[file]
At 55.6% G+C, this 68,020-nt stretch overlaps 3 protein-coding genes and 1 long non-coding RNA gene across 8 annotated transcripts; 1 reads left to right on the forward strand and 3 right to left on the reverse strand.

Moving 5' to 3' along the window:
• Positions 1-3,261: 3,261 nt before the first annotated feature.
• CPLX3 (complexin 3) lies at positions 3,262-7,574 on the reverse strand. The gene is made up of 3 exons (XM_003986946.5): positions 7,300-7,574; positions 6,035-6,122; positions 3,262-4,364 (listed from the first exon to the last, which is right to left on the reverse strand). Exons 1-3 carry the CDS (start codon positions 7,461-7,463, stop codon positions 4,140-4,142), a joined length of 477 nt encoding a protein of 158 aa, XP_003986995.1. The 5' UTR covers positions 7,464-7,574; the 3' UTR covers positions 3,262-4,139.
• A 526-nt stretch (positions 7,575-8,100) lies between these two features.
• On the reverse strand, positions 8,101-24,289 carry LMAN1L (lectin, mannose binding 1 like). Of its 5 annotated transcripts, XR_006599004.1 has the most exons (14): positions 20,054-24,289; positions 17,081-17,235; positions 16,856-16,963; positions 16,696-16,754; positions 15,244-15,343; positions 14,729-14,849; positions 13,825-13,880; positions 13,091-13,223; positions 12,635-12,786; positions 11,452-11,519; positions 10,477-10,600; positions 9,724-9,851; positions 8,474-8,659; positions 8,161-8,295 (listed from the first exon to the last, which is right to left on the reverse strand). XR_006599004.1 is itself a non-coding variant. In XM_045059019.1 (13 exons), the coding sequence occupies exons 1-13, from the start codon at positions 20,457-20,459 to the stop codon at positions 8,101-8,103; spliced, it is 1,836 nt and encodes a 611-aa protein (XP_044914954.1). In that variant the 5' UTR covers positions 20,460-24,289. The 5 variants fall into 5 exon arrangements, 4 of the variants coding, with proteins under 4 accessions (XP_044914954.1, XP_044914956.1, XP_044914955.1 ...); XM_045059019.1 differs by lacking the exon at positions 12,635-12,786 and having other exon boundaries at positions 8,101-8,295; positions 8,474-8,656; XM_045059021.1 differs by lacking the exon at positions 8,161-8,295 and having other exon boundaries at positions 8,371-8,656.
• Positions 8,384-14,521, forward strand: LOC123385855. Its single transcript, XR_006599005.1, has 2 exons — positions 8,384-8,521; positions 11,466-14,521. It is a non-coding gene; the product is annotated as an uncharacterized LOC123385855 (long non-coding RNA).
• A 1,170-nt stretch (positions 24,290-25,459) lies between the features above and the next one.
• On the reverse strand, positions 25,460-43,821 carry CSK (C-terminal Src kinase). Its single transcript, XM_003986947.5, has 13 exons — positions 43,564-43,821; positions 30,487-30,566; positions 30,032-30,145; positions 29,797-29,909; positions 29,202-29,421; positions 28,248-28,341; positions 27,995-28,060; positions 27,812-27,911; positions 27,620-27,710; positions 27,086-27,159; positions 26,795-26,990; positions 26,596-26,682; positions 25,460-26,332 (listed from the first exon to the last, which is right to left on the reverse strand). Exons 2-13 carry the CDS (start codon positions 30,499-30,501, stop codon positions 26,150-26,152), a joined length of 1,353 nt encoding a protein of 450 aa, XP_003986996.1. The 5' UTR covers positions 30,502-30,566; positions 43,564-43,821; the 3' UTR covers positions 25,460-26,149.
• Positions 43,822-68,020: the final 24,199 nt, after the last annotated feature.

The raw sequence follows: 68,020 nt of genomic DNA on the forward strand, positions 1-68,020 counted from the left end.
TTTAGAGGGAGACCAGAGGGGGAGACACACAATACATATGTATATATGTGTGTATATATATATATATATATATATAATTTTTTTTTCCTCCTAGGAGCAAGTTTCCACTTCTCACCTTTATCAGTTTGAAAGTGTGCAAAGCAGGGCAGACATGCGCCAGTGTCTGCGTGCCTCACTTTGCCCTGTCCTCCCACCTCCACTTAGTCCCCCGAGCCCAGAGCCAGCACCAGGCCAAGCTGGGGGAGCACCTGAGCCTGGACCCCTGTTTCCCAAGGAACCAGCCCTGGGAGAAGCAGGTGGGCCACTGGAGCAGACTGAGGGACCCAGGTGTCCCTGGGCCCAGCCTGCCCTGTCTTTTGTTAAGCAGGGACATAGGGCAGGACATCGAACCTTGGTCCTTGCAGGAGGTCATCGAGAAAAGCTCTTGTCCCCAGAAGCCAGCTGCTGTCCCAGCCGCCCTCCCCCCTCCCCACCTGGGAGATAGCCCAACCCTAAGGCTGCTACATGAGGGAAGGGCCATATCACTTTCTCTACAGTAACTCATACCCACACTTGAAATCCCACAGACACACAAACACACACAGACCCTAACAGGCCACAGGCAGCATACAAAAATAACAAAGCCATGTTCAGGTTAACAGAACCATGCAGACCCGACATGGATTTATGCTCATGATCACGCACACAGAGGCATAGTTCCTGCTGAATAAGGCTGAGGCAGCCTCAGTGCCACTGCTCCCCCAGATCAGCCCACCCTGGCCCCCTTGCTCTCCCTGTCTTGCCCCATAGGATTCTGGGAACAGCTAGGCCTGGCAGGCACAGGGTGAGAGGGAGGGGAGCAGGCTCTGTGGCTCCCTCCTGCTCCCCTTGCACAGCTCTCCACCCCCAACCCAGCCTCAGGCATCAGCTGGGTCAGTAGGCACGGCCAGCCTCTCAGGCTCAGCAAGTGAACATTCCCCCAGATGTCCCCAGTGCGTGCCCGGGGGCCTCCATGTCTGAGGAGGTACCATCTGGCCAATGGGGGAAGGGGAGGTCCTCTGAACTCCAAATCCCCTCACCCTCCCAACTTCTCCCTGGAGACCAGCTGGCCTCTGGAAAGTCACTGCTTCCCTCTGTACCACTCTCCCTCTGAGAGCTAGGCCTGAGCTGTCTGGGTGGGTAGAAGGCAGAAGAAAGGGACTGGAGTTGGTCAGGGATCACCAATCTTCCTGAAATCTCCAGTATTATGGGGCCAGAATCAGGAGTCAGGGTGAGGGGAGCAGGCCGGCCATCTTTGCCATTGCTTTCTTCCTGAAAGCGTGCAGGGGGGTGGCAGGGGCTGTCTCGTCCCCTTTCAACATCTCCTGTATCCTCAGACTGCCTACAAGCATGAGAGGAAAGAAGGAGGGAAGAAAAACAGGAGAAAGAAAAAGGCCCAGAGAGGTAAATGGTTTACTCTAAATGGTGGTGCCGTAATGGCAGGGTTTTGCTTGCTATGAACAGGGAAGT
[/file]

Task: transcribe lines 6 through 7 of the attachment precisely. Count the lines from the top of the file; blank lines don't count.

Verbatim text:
• On the reverse strand, positions 8,101-24,289 carry LMAN1L (lectin, mannose binding 1 like). Of its 5 annotated transcripts, XR_006599004.1 has the most exons (14): positions 20,054-24,289; positions 17,081-17,235; positions 16,856-16,963; positions 16,696-16,754; positions 15,244-15,343; positions 14,729-14,849; positions 13,825-13,880; positions 13,091-13,223; positions 12,635-12,786; positions 11,452-11,519; positions 10,477-10,600; positions 9,724-9,851; positions 8,474-8,659; positions 8,161-8,295 (listed from the first exon to the last, which is right to left on the reverse strand). XR_006599004.1 is itself a non-coding variant. In XM_045059019.1 (13 exons), the coding sequence occupies exons 1-13, from the start codon at positions 20,457-20,459 to the stop codon at positions 8,101-8,103; spliced, it is 1,836 nt and encodes a 611-aa protein (XP_044914954.1). In that variant the 5' UTR covers positions 20,460-24,289. The 5 variants fall into 5 exon arrangements, 4 of the variants coding, with proteins under 4 accessions (XP_044914954.1, XP_044914956.1, XP_044914955.1 ...); XM_045059019.1 differs by lacking the exon at positions 12,635-12,786 and having other exon boundaries at positions 8,101-8,295; positions 8,474-8,656; XM_045059021.1 differs by lacking the exon at positions 8,161-8,295 and having other exon boundaries at positions 8,371-8,656.
• Positions 8,384-14,521, forward strand: LOC123385855. Its single transcript, XR_006599005.1, has 2 exons — positions 8,384-8,521; positions 11,466-14,521. It is a non-coding gene; the product is annotated as an uncharacterized LOC123385855 (long non-coding RNA).